It’s not hard to imagine a future Fianna Fail, frustrated with opposition, opening the door to moderate euro-criticism and then getting hooked on the support from latent eurosceptics who do indeed exist in the country.
The next condition would be economic.
A recession, cuts to public services, and suddenly the fact that we have been nett contributors to the EU since 2014 and will pay the EU €2.7 billion this year (although we will get back about €1.8 billion in EU funding) suddenly becomes a public debating point. Never forget the curious pride the Irish have in seeing ourselves as a poor downtrodden nation. The argument, for which we are the actual living embodiment, that investing in EU funds in poorer EU countries creates future markets for your products won’t carry much water against tax rises or cuts in public spending.
Don’t think that we’re immune to the anti-immigrant thing either.
We’ve just been fortunate that so far it has been pitched by dopes.
Imagine a clean-cut Mammy’s Favourite Lovely Young Man Micheál Martin-style (not him personally, obviously. He’s solid on Europe and will have no truck with racism) candidate, an articulate Peter Casey talking about housing shortages and waiting lists and how “we must put our own first” without coming across as a neo-nazi.
Imagine such a party leader standing up to Brussels a la Viktor Orban, trying to disperse refugees across Europe, talking about elites. It wouldn’t take long, in an Ireland still racked by obscene housing costs and shortages, for refugees and the EU to be identified as the source of our woes.
The desire of the rest of Europe to actually defend itself, a concept that is regarded as alien to most of the Irish population, could be another source of Irexiteer growth. It’s not impossible to imagine a future EU insisting that a substantial part of the EU budget be directed at defence. An Irexit party could make, I suspect, plenty of hay wanting to know why Irish taxpayer money is funding tanks protecting Estonia and not building houses in Ringsend?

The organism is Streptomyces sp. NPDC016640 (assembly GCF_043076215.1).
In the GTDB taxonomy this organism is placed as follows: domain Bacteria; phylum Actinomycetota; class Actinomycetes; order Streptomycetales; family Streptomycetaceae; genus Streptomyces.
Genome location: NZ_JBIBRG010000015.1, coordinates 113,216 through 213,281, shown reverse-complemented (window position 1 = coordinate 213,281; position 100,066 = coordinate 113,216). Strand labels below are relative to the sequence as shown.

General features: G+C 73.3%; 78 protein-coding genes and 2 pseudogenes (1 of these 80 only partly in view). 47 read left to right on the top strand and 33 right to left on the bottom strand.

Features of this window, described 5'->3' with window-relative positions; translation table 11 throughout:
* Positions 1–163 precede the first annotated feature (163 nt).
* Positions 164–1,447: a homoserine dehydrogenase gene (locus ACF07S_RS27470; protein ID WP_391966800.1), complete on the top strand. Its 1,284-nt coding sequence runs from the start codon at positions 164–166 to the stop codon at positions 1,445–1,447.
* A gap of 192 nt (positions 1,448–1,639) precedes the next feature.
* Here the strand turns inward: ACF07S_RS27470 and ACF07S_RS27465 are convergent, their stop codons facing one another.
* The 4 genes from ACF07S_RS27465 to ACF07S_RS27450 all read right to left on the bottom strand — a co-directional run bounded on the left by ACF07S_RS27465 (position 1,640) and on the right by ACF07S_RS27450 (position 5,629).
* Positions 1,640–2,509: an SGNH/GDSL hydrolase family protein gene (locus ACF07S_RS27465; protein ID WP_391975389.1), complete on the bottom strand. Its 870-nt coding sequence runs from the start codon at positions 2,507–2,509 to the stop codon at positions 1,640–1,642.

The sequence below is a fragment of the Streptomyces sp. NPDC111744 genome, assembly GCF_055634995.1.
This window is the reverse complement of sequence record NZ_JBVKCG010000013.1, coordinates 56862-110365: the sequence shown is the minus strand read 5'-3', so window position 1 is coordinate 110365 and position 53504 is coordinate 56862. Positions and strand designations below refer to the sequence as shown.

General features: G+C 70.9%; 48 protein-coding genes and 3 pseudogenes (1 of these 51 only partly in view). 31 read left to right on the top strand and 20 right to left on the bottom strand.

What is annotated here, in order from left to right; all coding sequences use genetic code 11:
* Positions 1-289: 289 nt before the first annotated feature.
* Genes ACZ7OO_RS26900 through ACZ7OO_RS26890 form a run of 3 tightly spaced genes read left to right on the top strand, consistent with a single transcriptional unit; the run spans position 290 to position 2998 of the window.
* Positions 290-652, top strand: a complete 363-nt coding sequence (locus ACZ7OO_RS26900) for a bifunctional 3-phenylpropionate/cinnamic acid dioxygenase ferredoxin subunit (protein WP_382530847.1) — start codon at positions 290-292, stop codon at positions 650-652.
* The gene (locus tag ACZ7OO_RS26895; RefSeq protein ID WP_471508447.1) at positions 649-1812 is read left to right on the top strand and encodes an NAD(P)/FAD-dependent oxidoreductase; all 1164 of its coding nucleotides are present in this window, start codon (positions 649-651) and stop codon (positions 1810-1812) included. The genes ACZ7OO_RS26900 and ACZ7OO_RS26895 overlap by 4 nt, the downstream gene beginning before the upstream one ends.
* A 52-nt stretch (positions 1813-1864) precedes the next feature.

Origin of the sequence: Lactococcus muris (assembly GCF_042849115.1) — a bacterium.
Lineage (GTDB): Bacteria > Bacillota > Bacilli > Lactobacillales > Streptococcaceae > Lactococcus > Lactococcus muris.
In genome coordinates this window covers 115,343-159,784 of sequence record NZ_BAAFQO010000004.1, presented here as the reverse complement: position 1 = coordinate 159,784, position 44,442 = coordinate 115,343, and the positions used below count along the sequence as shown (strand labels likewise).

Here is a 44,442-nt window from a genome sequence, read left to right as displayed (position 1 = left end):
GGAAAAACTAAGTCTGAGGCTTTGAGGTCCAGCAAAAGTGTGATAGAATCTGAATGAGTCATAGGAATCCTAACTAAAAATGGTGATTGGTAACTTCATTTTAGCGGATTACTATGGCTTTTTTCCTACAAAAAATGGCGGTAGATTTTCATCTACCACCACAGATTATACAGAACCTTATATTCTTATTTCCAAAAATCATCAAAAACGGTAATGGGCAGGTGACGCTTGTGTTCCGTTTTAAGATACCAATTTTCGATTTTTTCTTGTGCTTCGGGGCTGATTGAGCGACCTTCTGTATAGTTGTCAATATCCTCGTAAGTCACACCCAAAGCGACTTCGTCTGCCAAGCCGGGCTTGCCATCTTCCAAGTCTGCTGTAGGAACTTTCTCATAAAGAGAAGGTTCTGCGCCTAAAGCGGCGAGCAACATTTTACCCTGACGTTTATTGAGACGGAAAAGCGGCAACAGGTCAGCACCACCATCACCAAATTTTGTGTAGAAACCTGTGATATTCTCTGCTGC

That’s all assuming there is a credible Irexit party in Ireland with credible candidates, something which I suspect is much harder to achieve than it appears. I also suspect that the sort of people agitated by Irexit and asylum seekers and abortion are less likely to be willing to do the constituency graft that in Ireland builds critical voting mass.
But here’s a different scenario: what about a Irexit supported by the current mainstream parties?
What if the EU were to fundamentally change?
Picture a future Europe with Marine Le Pen in the Elysee, Alternativ fur Deutschland in coalition in Germany, Salvini in Italy, Orban in Hungary, all planning to “do something” about the Muslims in Europe. Imagine if Putin offered to “host” a vast refugee camp in occupied Ukraine in return for Europe turning a blind eye to the tightening Russian stranglehold on that country.
Consider the spectacle of Irish naval ships pulling migrants out of the Mediterranean as they do now, and then handing them over to an EU border force which loads them at machine gun point onto trains to the Ukraine, no longer our problem? Would that be an EU we’d wish to be part of?
I sometimes get accused of pushing out the fantasy i bit too much in these columns. In response, I always remind people of one simple fact.
In the May 1928 Reichstag elections the Nazi party got 2.6% and 12 seats out of 491.
Just over five years later, they got all the seats.
Every single one.
Freedom is fragile, and what we cherish has to be fought for every single day.